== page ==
@@@@@@@@@@@

 

Live music at BJ’s Creekside Pub

Jon Bisset hosting an Open Mic Session , Saturday March 2, 2013,7:30 pm at BJ’s Creekside Pub, Kimberley.

Dave Prinn and Friends , Saturday February 16, 2013, 7:30 pm at BJ’s Creekside Pub, Kimberley.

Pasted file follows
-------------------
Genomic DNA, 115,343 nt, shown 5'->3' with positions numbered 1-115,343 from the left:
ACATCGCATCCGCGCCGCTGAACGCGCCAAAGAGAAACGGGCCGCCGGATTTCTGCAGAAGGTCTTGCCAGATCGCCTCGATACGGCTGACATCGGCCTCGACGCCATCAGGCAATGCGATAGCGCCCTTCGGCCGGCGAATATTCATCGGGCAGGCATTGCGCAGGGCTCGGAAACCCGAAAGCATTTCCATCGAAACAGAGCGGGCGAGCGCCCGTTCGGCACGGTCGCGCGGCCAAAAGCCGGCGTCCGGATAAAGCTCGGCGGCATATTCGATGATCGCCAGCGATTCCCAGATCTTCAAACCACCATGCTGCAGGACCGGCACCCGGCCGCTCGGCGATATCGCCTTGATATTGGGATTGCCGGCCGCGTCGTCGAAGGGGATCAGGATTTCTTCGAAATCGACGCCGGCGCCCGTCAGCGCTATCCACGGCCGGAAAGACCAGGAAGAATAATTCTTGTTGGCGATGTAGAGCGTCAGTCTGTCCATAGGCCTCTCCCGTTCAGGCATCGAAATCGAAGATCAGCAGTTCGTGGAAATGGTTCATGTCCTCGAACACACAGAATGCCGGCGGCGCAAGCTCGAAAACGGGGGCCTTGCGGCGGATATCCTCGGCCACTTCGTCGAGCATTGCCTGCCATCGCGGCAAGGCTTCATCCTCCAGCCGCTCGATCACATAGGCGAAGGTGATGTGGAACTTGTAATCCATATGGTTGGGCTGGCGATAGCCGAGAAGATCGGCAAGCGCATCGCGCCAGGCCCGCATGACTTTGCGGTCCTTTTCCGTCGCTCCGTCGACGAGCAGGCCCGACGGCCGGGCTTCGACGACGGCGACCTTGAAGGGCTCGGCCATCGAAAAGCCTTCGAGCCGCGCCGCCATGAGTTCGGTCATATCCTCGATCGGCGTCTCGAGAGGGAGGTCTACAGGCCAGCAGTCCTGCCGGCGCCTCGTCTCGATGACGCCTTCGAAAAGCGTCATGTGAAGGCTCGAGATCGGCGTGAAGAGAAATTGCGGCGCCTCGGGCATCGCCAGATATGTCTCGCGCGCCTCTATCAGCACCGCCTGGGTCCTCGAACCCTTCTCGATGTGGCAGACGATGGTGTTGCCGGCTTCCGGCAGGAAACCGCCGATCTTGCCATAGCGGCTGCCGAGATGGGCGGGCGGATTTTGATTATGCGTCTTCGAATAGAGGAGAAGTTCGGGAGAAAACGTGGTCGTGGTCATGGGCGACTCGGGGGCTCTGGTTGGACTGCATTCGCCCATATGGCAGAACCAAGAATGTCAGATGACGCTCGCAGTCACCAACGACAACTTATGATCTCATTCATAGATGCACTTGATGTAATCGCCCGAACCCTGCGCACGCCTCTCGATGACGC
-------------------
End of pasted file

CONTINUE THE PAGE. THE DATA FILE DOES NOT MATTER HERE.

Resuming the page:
I hope it isn’t a well kept secret for it shouldn’t be. Since moving to the area about two years ago Shannon and Kirt Schiller have made a determine effort to provide a  venue for the musicians of the area. So, for the winter months live music is on the agenda for most Jon BissetSaturday nights. Open Mic sessions are held on the first Saturday of each month and often on the remaining Saturdays any number of local musicians or bands can be heard doing their thing. The food is great, the venue is cosy, the atmosphere friendly and on any given performance night there can be some surprising performances. Both of the above evenings pretty well drew on the same core cadres of local musicians in what were both essentially nights of acoustic music. Jon Bisset is a well know local musician and he hosted an evening that included performances by Rod Wilson (cittern, 12 string guitar and mandolin), Beth Crawley (vocals and guitar), Dave Prinn (vocals and Dave Prinn at BJ's Creekside Pubguitar )and Bill Renwick (blues harp, vocals and guitar). On the second Saturday evening Dave Prinn  returned with some additional invited musicians that included, Paige Lennox (banjo and vocals), Heather Gemmell (vocals, guitar and dobro), Janice Nicli, (bass), Cosima Wells (vocals and guitar). Although classic folk/rock was the staple for the evening there was some fine blue grass from the ladies. The name of the all girl bluegrass band is still in flux – some suggestions included THE CONTRACTIONS or  BOB (The Bells of Bluegrass) plus a few others that were bandied about throughout the evening. The venue proved to be a wonderful sonic environment for the ladies. Amplification was minimal the instruments and and the vocal harmonies came across pure and unsullied by extraneous noise.  The band was solid with Heather Gemmell sounding wonderful on a borrowed vintage Regal Resophonic guitar. Heather GemmellDave Prinn was on top of his game with a selection of classic rock tunes that included    No Souvenirs, Let it Rain, Broadway, Vincent Black Lightning, Wake Up Little Suzie, James Kellaghan’s classic Cold Missouri Waters, the folk song Springhill Mining Disaster and what must be the definitive version of Neil Young’s Old Man. When I got home I went back to the original Neil Young recording and to these ears Dave’s version is way better. Dave also threw his share of original songs into the evening’s performance  with Circles and You Better Think Twice.  He must have forgot his City in the Grass, another one of his fine originals. Heather Gemmell on vocals and Dobro joined Dave for Angels From Montgomery, Can’t Find My Way Home, Whiskey Lullabye, The Weight and a number of other songs.  Bill Renwick (guitar, vocals and blues harp) stepped up to stage for some duets with Dave that included James Taylor’s SteamRoller Blues, Me  Bill Renwickand Bobbie McGee, On the Road Again, Ahead by a Century , Hollywood Nights and the ultimate rocking hot car song 455 Rocket. Bill stayed on stage to do some sol pieces that included Danny Boy (after all it was Saint Patrick`s Day). Now, I must say Danny Boy is one of my least favorite songs but Bill had the right vocal intonation and phrasing to breath new life into what can be an over sentimental over done song. All was forgiven when Bill breathed new life into that old war horse. The night was not only rock roll. The `BlueGrass Ladies` (Heather, Paige, Janice and Cosima) breathed some especially fine acoustic vibes into the evening with a selection that included I Have Endured, You are my Sunshine and an original tune from Cosima called Trying to get Blood from a Stone.  Here are some images from both Saturday night`s of very special music.